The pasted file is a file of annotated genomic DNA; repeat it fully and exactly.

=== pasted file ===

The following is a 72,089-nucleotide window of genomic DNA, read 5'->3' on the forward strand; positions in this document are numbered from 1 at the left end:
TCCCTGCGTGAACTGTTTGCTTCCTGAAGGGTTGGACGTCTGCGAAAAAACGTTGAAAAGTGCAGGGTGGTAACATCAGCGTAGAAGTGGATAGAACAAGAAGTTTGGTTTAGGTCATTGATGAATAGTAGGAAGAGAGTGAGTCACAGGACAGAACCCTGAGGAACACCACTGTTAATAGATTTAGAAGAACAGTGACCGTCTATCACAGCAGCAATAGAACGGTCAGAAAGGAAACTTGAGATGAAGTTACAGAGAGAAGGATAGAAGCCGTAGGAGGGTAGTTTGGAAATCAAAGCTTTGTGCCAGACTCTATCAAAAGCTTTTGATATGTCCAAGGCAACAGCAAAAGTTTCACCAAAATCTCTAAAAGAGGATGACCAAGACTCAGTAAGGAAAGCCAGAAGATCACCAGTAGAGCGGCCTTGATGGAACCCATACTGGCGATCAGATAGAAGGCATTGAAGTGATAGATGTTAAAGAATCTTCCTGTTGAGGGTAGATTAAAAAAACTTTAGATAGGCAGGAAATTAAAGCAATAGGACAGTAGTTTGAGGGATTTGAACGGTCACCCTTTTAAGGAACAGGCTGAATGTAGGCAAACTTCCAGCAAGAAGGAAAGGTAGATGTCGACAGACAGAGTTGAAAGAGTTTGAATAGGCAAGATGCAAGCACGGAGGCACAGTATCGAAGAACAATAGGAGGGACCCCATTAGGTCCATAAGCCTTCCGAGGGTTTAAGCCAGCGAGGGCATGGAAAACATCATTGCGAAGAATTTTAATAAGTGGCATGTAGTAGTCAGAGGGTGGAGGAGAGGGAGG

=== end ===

The following is a 72,089-nucleotide window of genomic DNA, read 5'->3' on the forward strand; positions in this document are numbered from 1 at the left end:
TCCCTGCGTGAACTGTTTGCTTCCTGAAGGGTTGGACGTCTGCGAAAAAACGTTGAAAAGTGCAGGGTGGTAACATCAGCGTAGAAGTGGATAGAACAAGAAGTTTGGTTTAGGTCATTGATGAATAGTAGGAAGAGAGTGAGTCACAGGACAGAACCCTGAGGAACACCACTGTTAATAGATTTAGAAGAACAGTGACCGTCTATCACAGCAGCAATAGAACGGTCAGAAAGGAAACTTGAGATGAAGTTACAGAGAGAAGGATAGAAGCCGTAGGAGGGTAGTTTGGAAATCAAAGCTTTGTGCCAGACTCTATCAAAAGCTTTTGATATGTCCAAGGCAACAGCAAAAGTTTCACCAAAATCTCTAAAAGAGGATGACCAAGACTCAGTAAGGAAAGCCAGAAGATCACCAGTAGAGCGGCCTTGATGGAACCCATACTGGCGATCAGATAGAAGGCATTGAAGTGATAGATGTTAAAGAATCTTCCTGTTGAGGGTAGATTAAAAAAACTTTAGATAGGCAGGAAATTAAAGCAATAGGACAGTAGTTTGAGGGATTTGAACGGTCACCCTTTTAAGGAACAGGCTGAATGTAGGCAAACTTCCAGCAAGAAGGAAAGGTAGATGTCGACAGACAGAGTTGAAAGAGTTTGAATAGGCAAGATGCAAGCACGGAGGCACAGTATCGAAGAACAATAGGAGGGACCCCATTAGGTCCATAAGCCTTCCGAGGGTTTAAGCCAGCGAGGGCATGGAAAACATCATTGCGAAGAATTTTAATAAGTGGCATGTAGTAGTCAGAGGGTGGAGGAGAGGGAGG